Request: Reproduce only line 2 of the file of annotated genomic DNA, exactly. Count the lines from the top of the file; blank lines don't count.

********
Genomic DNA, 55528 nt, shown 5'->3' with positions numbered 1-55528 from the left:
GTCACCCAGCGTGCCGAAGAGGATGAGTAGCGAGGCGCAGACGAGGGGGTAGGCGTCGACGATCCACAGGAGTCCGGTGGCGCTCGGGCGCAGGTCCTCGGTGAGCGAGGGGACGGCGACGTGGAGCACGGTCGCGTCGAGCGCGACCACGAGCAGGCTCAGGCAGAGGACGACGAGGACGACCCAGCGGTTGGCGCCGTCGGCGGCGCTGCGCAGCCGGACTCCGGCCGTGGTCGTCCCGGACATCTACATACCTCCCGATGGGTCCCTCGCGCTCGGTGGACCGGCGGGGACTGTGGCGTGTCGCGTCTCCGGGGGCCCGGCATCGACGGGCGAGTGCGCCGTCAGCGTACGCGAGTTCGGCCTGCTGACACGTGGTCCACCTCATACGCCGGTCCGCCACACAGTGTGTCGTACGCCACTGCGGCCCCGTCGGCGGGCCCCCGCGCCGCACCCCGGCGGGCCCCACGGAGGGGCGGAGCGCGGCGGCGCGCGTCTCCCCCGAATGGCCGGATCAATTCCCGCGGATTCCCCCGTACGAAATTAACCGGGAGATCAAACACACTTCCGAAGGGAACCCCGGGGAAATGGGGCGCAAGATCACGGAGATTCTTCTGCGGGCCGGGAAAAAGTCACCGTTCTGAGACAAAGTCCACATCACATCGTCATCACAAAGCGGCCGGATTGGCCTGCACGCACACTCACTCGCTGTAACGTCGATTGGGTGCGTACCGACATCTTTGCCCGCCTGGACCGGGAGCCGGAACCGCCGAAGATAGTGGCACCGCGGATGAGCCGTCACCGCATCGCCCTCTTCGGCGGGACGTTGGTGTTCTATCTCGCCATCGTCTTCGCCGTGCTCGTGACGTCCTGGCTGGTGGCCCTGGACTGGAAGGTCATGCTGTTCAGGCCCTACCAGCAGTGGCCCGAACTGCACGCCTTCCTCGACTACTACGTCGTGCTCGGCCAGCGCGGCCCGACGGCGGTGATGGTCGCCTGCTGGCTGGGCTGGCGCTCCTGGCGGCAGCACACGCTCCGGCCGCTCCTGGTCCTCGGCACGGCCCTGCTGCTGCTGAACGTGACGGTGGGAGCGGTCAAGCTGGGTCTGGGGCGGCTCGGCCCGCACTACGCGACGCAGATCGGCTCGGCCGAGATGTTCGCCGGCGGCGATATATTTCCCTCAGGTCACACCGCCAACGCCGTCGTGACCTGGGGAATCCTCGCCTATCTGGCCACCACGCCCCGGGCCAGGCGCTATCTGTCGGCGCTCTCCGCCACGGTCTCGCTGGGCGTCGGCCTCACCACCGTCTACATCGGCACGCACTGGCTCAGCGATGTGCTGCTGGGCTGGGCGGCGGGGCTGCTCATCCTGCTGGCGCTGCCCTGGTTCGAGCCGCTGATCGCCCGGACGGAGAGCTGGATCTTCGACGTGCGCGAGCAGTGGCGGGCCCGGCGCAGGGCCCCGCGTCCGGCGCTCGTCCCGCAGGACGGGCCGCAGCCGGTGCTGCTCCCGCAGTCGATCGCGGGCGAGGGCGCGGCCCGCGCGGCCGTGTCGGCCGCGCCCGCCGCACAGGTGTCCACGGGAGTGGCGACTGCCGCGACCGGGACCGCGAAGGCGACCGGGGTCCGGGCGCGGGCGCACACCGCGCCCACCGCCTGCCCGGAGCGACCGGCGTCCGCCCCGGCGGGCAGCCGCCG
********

GTCACCCAGCGTGCCGAAGAGGATGAGTAGCGAGGCGCAGACGAGGGGGTAGGCGTCGACGATCCACAGGAGTCCGGTGGCGCTCGGGCGCAGGTCCTCGGTGAGCGAGGGGACGGCGACGTGGAGCACGGTCGCGTCGAGCGCGACCACGAGCAGGCTCAGGCAGAGGACGACGAGGACGACCCAGCGGTTGGCGCCGTCGGCGGCGCTGCGCAGCCGGACTCCGGCCGTGGTCGTCCCGGACATCTACATACCTCCCGATGGGTCCCTCGCGCTCGGTGGACCGGCGGGGACTGTGGCGTGTCGCGTCTCCGGGGGCCCGGCATCGACGGGCGAGTGCGCCGTCAGCGTACGCGAGTTCGGCCTGCTGACACGTGGTCCACCTCATACGCCGGTCCGCCACACAGTGTGTCGTACGCCACTGCGGCCCCGTCGGCGGGCCCCCGCGCCGCACCCCGGCGGGCCCCACGGAGGGGCGGAGCGCGGCGGCGCGCGTCTCCCCCGAATGGCCGGATCAATTCCCGCGGATTCCCCCGTACGAAATTAACCGGGAGATCAAACACACTTCCGAAGGGAACCCCGGGGAAATGGGGCGCAAGATCACGGAGATTCTTCTGCGGGCCGGGAAAAAGTCACCGTTCTGAGACAAAGTCCACATCACATCGTCATCACAAAGCGGCCGGATTGGCCTGCACGCACACTCACTCGCTGTAACGTCGATTGGGTGCGTACCGACATCTTTGCCCGCCTGGACCGGGAGCCGGAACCGCCGAAGATAGTGGCACCGCGGATGAGCCGTCACCGCATCGCCCTCTTCGGCGGGACGTTGGTGTTCTATCTCGCCATCGTCTTCGCCGTGCTCGTGACGTCCTGGCTGGTGGCCCTGGACTGGAAGGTCATGCTGTTCAGGCCCTACCAGCAGTGGCCCGAACTGCACGCCTTCCTCGACTACTACGTCGTGCTCGGCCAGCGCGGCCCGACGGCGGTGATGGTCGCCTGCTGGCTGGGCTGGCGCTCCTGGCGGCAGCACACGCTCCGGCCGCTCCTGGTCCTCGGCACGGCCCTGCTGCTGCTGAACGTGACGGTGGGAGCGGTCAAGCTGGGTCTGGGGCGGCTCGGCCCGCACTACGCGACGCAGATCGGCTCGGCCGAGATGTTCGCCGGCGGCGATATATTTCCCTCAGGTCACACCGCCAACGCCGTCGTGACCTGGGGAATCCTCGCCTATCTGGCCACCACGCCCCGGGCCAGGCGCTATCTGTCGGCGCTCTCCGCCACGGTCTCGCTGGGCGTCGGCCTCACCACCGTCTACATCGGCACGCACTGGCTCAGCGATGTGCTGCTGGGCTGGGCGGCGGGGCTGCTCATCCTGCTGGCGCTGCCCTGGTTCGAGCCGCTGATCGCCCGGACGGAGAGCTGGATCTTCGACGTGCGCGAGCAGTGGCGGGCCCGGCGCAGGGCCCCGCGTCCGGCGCTCGTCCCGCAGGACGGGCCGCAGCCGGTGCTGCTCCCGCAGTCGATCGCGGGCGAGGGCGCGGCCCGCGCGGCCGTGTCGGCCGCGCCCGCCGCACAGGTGTCCACGGGAGTGGCGACTGCCGCGACCGGGACCGCGAAGGCGACCGGGGTCCGGGCGCGGGCGCACACCGCGCCCACCGCCTGCCCGGAGCGACCGGCGTCCGCCCCGGCGGGCAGCCGCCG